Lourenco had been right that I wasn’t from around Fukuoka, though the city’s geography had remained more or less familiar to me since my last visitor in early 2017. This was true eeven as I next headed to Shofu-en, which like the Fukuoka yatai hadn’t been on my previous Fukuoka itinerary.
To be sure, I still had to get back to my hotel to check-in; on the way there, I did decide to fuel up on some Hakata-style Tonkotsu ramen. I feared (or maybe I was manifesting it) that by the time I arrived to the yatai I’d be more in the mood to take pictures than to eat. I hadn’t thought about the boy or the portions of my heart I poured out to him in a while, so I thought I’d check to see if he’d read my message—he had.
The Fukuoka yatai were going to be new to me, so I thought I’d enjoy a throwback afternoon during the remaining hours of daylight. Ohori Park and the ruins of Fukuoka Castle proved far less crowded on this late October afternoon than they’d been at what should’ve been the peak of sakura season two unseasonably cold late Marches ago, but if I’m honest both were pretty lackluster still—before I’d thought it was just the late mankai.
Likewise, while I was happy that the sky was clear this time as I made my way down to Momochi Seaside Park to admire Fukuoka Tower rising above the sea, it was difficult to deny how mediocre the beach was, even bathed in the resplendent light of the Golden Hour. I put my Air Pods back on as I raced toward Atago Shrine, which I was trying (in vain, it turned out) to reach before sunset.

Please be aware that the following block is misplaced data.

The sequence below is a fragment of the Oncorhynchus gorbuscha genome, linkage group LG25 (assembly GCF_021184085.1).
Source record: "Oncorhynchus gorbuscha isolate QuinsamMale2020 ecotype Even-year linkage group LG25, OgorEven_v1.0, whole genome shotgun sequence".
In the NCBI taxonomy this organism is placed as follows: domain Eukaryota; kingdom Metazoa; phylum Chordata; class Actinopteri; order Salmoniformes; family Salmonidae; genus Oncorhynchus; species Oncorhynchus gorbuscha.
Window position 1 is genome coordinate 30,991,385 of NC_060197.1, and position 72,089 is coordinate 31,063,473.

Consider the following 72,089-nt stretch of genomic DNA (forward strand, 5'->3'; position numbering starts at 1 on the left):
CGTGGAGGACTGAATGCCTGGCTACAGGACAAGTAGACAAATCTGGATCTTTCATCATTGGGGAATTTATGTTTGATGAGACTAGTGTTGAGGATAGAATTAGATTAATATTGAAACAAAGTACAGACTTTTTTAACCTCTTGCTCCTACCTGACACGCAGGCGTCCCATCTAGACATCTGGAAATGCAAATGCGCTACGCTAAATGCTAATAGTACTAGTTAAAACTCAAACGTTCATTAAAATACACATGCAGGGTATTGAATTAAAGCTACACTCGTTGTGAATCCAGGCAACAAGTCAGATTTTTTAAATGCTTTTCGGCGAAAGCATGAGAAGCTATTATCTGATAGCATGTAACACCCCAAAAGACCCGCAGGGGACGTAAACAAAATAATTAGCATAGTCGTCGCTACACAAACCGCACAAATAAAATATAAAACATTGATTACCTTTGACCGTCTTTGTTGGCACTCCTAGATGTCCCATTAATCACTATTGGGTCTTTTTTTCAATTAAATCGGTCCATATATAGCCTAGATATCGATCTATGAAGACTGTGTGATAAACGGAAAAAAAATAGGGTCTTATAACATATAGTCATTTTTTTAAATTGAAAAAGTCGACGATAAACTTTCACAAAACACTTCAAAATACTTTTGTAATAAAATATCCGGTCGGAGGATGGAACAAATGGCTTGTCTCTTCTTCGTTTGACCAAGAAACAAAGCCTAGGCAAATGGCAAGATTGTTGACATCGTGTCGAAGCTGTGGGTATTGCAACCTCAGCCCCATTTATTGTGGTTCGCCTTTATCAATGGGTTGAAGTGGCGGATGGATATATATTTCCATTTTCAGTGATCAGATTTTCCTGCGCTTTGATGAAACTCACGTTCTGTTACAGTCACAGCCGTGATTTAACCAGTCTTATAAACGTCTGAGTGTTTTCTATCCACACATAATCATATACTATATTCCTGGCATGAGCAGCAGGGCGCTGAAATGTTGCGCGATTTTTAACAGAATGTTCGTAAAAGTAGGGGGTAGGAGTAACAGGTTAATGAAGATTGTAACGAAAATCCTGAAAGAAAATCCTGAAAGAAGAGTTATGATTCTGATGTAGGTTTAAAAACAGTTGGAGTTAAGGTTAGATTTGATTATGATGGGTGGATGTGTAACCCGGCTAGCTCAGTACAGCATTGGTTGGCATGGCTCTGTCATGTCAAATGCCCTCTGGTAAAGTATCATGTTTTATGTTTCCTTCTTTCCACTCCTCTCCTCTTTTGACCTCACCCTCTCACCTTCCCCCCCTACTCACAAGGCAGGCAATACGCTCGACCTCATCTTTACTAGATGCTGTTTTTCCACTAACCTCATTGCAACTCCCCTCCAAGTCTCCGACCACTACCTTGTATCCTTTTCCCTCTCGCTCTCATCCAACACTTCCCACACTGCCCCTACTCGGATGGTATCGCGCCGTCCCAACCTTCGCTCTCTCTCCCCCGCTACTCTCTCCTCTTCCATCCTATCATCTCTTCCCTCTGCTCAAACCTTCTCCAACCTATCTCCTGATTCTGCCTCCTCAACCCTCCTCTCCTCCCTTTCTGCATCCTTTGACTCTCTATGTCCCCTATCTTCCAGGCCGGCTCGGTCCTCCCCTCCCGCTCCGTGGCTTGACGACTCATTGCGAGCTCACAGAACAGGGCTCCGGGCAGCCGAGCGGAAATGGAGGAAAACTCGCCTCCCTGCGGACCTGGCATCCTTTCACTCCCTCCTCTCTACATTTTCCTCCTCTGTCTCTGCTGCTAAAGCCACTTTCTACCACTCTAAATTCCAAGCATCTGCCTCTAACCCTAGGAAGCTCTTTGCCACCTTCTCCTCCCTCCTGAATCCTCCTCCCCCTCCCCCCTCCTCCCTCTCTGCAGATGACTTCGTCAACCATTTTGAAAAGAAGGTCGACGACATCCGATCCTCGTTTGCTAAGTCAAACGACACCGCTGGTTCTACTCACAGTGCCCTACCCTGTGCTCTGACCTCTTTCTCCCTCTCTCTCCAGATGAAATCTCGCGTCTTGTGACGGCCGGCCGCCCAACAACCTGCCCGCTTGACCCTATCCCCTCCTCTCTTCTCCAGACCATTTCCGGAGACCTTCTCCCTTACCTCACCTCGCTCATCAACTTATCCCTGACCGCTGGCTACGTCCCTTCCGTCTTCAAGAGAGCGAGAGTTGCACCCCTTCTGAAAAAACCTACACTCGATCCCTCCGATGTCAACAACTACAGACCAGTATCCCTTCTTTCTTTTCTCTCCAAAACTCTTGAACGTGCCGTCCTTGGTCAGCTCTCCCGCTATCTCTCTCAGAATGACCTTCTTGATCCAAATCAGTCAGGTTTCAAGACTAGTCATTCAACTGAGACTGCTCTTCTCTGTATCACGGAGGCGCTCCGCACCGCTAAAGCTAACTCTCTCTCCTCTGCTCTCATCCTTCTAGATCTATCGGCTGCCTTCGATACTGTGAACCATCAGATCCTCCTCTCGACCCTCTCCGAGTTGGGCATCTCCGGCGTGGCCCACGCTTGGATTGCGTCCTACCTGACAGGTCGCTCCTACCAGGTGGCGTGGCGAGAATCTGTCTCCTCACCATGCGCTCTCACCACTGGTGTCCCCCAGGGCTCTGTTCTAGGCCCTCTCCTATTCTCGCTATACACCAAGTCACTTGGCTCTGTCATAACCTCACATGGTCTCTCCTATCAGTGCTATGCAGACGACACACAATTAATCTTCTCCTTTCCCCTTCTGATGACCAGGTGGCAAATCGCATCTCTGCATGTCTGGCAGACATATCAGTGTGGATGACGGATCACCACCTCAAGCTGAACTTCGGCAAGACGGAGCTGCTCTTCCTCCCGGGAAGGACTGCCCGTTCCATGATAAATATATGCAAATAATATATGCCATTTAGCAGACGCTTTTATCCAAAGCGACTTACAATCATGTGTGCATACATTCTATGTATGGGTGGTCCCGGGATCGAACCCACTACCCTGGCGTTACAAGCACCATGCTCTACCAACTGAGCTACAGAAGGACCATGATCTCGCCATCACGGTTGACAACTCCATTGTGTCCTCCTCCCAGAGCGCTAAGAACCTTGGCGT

I summited the viewpoint just as the skyline began lighting up, and as the orange and purple wisps I’d admired on the way up were fading to the cornflower and midnight of the blue hour. As the the bridge of “Bittersweet Melodies” came on, I recalled a strange sticker I’d seen on a utility pole en route to Shofu-en.
It was clearly just an ordinary one that had been haphazardly ripped off, though it seemed to have taken on the precise shaped of Queen’s Head, an iconic but impossibly disappointing piece of Taiwanese geology. I sat on the railing and gazed down at the city, feeling accomplished, but also resigned: The Fukuoka yatai were all I had to look forward to—he wasn’t going to say a single word to me.
Ghastly Guitar Gals
This fact was still true as I emerged from Nakasukawabata station and began walking westward toward the Naka River, along whose east bank the food stalls were reputed to sit. I say “reputed” because I’ll be honest: They were easy to miss, if you weren’t looking.
A friendly lesbian couple, whom I later discovered were visiting from Taiwan like me, agreed. “Are you sure there aren’t more yatai around here?” the more talkative one asked as I was setting up my tripod to photograph the stall, which I indeed had little desire to experience as a diner. (The food looked ordinary—the style of service was what stood out, and I found it more interesting to document that than to delight in.)
I laughed. “Yeah. A bit anti-climactic, right?” As the happy couple wandered off (happy, of course, because they were on a trip together and not ripping each other’s hearts out of their chests—not necessarily because of the Fukuoka yatai), I tried to come to terms with my own anti-climax. I tried to realize (or, at least, to wish) that the last traces of dopamine he made in me washed down the drain with my hallucinations about Robert Palmer and his ghastly guitar gals.